10 things you need to know in tech today



Here’s your daily tech digest, by way of the DGiT Daily newsletter, for Thursday, March 14, 2019 – Pi day!

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1. Android Q released!

Google released the first preview of Android Q for developers yesterday, the upcoming major update of the Android OS powering a few billion apparatus or so.


Those with a Google Pixel device were able to jump onto the Android Q beta first.
Sign-up into the beta here if you’re using a qualified device eg. A Google Pixel, Pixel 2, or Pixel 3 and don’t mind occasional glitches as Android Q smooths out, but it’s not really intended for daily driver use, just FYI.

What’s new?

Google announced Android Q on its Developers Blog with a focus on privacy and security, plus a range of enhancements for foldables, new media codecs and camera features, and a range of new APIs, sound and video codecs, and more.
Android Q delivers new features for developers to utilize for their programs, in addition to a lot of smaller useful and interesting changes for users right now (detailed below).
A lot of the Google announcement aims developers, discussing new methods and courses, such as for foldable devices.
There are also elements such as customizable Wi-Fi performance modes, to operate on lower latency connections with flexible Wi-Fi.
Sharing shortcuts will then be much faster with the share sheet enhanced, and it is a big one considering the bizarre lag involved with it now.

Changes? What changes?

Lots of the changes announced by Google will take some time to be used by manufacturers like Samsung, in addition to developers of all your favourite apps.
However, some changes are evident as of now.
My colleagues at Android Authority were busy all night documenting new Android Q features and modifications from the previous release.
There’s a whole new privacy section in Settings, which gives better access to program permissions, lock screen content settings, preferred autofill service, location history, and more.
Long-pressing the power button will now display a new ‘Emergency’ icon. Tap this icon and you’ll have quick access to an emergency dialer.
Accent colours and theming options now exist, finally:

Android Q accent colors

There’s an estimated battery life left screen in quick settings:


It’s potential to quickly discuss Wi-Fi login details via QR codes, which bridges the gap slightly to Apple devices that have been doing this well for some time now.
The list of changes is long and more surprises and features are being found all the time as Pixel owners hit each button – even screenshots in Android Q now incorporate the notch, which is unexpected.
There are six Android Q beta versions on Google’s timeline so expect more updates and changes on this Q pathway.

Android Q dessert title problems:

We won’t know the Android Q title for quite a while yet, following the line of desserts like Android KitKat, Android Oreo, and most recently the fairly boring Android Pie.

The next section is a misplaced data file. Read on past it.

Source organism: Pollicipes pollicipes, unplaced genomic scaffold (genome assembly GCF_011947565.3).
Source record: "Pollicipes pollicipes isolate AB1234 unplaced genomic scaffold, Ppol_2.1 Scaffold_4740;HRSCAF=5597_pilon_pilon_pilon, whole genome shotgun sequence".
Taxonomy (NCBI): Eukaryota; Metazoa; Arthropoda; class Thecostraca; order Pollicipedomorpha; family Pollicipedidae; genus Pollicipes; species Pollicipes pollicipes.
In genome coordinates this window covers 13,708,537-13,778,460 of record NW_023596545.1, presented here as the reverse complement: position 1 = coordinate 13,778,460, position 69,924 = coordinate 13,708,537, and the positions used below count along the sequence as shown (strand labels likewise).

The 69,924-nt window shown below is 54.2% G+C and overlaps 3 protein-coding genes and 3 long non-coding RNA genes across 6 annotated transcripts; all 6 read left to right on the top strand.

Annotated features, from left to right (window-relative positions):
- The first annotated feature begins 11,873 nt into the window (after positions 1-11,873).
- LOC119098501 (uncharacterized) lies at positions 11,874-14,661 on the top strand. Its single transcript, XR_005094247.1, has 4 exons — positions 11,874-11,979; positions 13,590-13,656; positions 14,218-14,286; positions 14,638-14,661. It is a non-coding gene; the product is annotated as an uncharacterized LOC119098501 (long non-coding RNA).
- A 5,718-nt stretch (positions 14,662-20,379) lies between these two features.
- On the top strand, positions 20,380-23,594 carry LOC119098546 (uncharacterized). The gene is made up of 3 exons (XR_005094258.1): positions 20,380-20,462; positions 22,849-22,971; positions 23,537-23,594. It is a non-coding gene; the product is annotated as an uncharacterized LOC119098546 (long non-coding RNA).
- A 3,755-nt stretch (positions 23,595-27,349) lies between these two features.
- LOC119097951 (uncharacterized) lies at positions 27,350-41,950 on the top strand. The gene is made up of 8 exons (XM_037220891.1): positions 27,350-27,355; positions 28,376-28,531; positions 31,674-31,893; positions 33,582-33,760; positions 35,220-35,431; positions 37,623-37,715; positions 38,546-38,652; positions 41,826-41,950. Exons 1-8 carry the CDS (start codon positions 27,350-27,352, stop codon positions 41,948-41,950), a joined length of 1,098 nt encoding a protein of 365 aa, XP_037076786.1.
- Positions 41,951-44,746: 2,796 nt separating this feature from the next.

Android Quik, makes some sense, given Nestle exists in every corner of the earth. Android Quince Jelly? There aren’t a great deal of options.

More: All the Android Q policy you might want, including just in, a secret desktop mode.

2. Facebook and all its services including Instagram and WhatsApp suffered serious worldwide service outages within the last 16 hours or so, and it hasn’t entirely restored yet.

Facebook’s status dash shows partial outages continue.
This was Facebook’s worst outage since 2008.
The majority of the programs still opened, but functionality was restricted based on geo-location, program, and API call.
On desktop, Facebook messenger didn’t work but the program could be used to send messages.
WhatsApp messages would also send, but uploading images and audio had errors.
Signing in to programs like Spotify via a Facebook login wasn’t possible, either.
A Facebook spokesman told Bloomberg that it was “contemplating the possibility of refunds for advertisers”.
Facebook’s outage hurts everybody else who uses it also: businesses big and small, content and media creators, and spare a thought for men and women who organized events solely on Facebook on the day, also.
(And spare a thought for my Dad who apparently couldn’t play with his beloved mobile game.)
No explanation from Facebook at the time of writing, although it did confirm it was not a DDoS attack (BBC).
Bonus: Facebook’s data deals are under criminal investigation (NY Times). Not a great day over in Menlo Park.

3. Gary Sims has a movie for Pi afternoon: Nilakantha’s Infinite Series (YouTube). Math is fun, trust!

4. On this note, Emma Haruka Iwao, a Google employee from Japan, calculated pi even farther: currently out to 31 trillion digits, up from 22 trillion (BBC).

5. Google has quietly added DuckDuckGo for a search engine option for Chrome users in ~60 markets (TechCrunch).

6. Five things Tesla should show at tonight’s Model Y event (CNET). (8pm PDT)

7. The same Stone Age symbols crop up in temples all over the world. But what do they mean? (Kottke)

8. Australian man blocks arrow using a smartphone (The Guardian).

9. Stardew Valley is currently out: Tips and tricks including how to transfer PC save to cellular (AA).

10. A three-day expedition to walk across Paris underground (Longreads).

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